the right to direct a conveyance of the real estate
  to himself at any time. Had this been done at that
  point, the taxpayer-beneficiary would have received
  the real estate back subject only to the first
  mortgage and the lien of the government's tax claim
  which would have thereupon attached. The government,
  as we understand it, therefore now contends that
  since its lien attached to the rights of the taxpayer
  at that time and the taxpayer had the right to regain
  the property subject only to the lien of the first
  mortgage, the government should therefore stand in
  the taxpayer's shoes, able at the present time to
  proceed against the real estate, subject only to the
  rights of the prior encumbrance as of July 29, 1957,
  to-wit: the first mortgage. We find no fault with
  this argument as it applies to the date of filing the
  lien, and the government could well have successfully
  pursued its remedies at that time. Since this was
  true, the government now contends that the taxpayer
  could not thereafter, by his voluntary action,
  diminish the government's position. The government
  took none of the steps provided for the seizure of
  personal property provided by the Internal Revenue
  Code * * *. By failing to do so, it placed itself in
  a position similar to where its lien is filed against
  a depositor in a bank. While the lien does attach to
  the depositor's rights in the account, in the absence
  of a levy a transfer of the account by check or
  otherwise to a third party who takes it in good faith
  and for a good consideration, gives to the transferee
  a claim superior to that of the government. * * * We
  have before us a situation in which the rights of
  innocent parties, heretofore secure in an area of
  stable real-estate law, have intervened and require
  consideration." (Emphasis added.)

The court concludes that the motion for summary judgment by the Government must be granted and that of Olivia Lewis must be denied. It is of the opinion that the notice of lien and notice of levy by the Government upon the La Salle National Bank on the beneficial interest of Howard Lewis, prior to the divorce decree and the transfers made pursuant thereto, establish the Government's earlier and prior right over that of the subsequent grantee.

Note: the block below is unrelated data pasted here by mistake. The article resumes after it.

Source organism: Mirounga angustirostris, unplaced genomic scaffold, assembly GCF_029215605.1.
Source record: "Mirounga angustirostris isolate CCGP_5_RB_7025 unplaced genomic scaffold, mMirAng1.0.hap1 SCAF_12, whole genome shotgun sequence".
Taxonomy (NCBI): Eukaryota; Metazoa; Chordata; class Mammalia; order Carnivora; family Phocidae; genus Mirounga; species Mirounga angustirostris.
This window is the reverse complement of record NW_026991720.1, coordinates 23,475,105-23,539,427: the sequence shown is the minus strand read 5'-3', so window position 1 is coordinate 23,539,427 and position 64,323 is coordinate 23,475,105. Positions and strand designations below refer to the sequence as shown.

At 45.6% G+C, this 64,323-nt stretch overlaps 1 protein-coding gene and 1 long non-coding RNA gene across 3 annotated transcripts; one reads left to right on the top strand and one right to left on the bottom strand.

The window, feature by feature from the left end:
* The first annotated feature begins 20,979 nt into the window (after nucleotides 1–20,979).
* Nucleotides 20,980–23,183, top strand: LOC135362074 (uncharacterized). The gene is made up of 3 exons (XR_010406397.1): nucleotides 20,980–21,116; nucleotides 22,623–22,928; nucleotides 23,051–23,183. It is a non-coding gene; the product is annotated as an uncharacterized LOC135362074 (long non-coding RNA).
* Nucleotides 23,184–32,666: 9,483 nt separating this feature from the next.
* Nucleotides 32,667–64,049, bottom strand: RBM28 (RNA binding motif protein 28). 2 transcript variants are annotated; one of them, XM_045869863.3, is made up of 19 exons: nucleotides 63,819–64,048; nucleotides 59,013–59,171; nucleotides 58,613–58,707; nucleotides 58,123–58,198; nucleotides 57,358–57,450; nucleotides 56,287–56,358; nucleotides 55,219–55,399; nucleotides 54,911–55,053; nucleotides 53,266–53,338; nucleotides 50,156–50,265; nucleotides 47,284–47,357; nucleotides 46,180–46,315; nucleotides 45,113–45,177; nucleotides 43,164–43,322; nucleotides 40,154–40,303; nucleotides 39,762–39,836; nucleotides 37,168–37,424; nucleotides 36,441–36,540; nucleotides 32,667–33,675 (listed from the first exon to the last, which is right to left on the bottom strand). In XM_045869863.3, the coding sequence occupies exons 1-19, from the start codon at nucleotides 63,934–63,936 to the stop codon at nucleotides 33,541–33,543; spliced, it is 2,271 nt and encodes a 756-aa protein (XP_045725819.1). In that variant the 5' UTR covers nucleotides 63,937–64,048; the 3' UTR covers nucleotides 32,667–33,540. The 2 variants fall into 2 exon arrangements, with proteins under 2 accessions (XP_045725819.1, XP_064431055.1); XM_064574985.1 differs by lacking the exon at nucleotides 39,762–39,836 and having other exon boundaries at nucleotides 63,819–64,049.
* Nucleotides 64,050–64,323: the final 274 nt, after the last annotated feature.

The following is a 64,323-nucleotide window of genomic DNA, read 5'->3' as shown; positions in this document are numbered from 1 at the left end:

There can be no question that under the Cacciatore case, supra, that under Illinois law the interest of the transferor under the land trust is personal property, and he does not have a legal or equitable interest in the real estate. The differentiation between the instant situation and the Cacciatore one is that here there was not only a notice of lien — as in the Cacciatore case — but a notice of levy as well. In the Cacciatore case, the Illinois Supreme Court stated that the Government lost its rights against an innocent purchaser where it "took none of the steps provided for the seizure of personal property provided by the Internal Revenue Code * * *." Further, it said, "While the lien does attach to the depositor's rights in the account, in the absence of a levy a transfer of the account by check or otherwise to a third party who takes it in good faith and for a good consideration, gives to the transferee a claim superior to that of the government." (Emphasis added.)

It is ordered that the motion of the United States Government for summary judgment is granted and the motion of Olivia Lewis for summary judgment is denied.

19670926

© 1992-2003 VersusLaw Inc.



Buy This Entire Record For $7.95

Official citation and/or docket number and footnotes (if any) for this case available with purchase.

Learn more about what you receive with purchase of this case.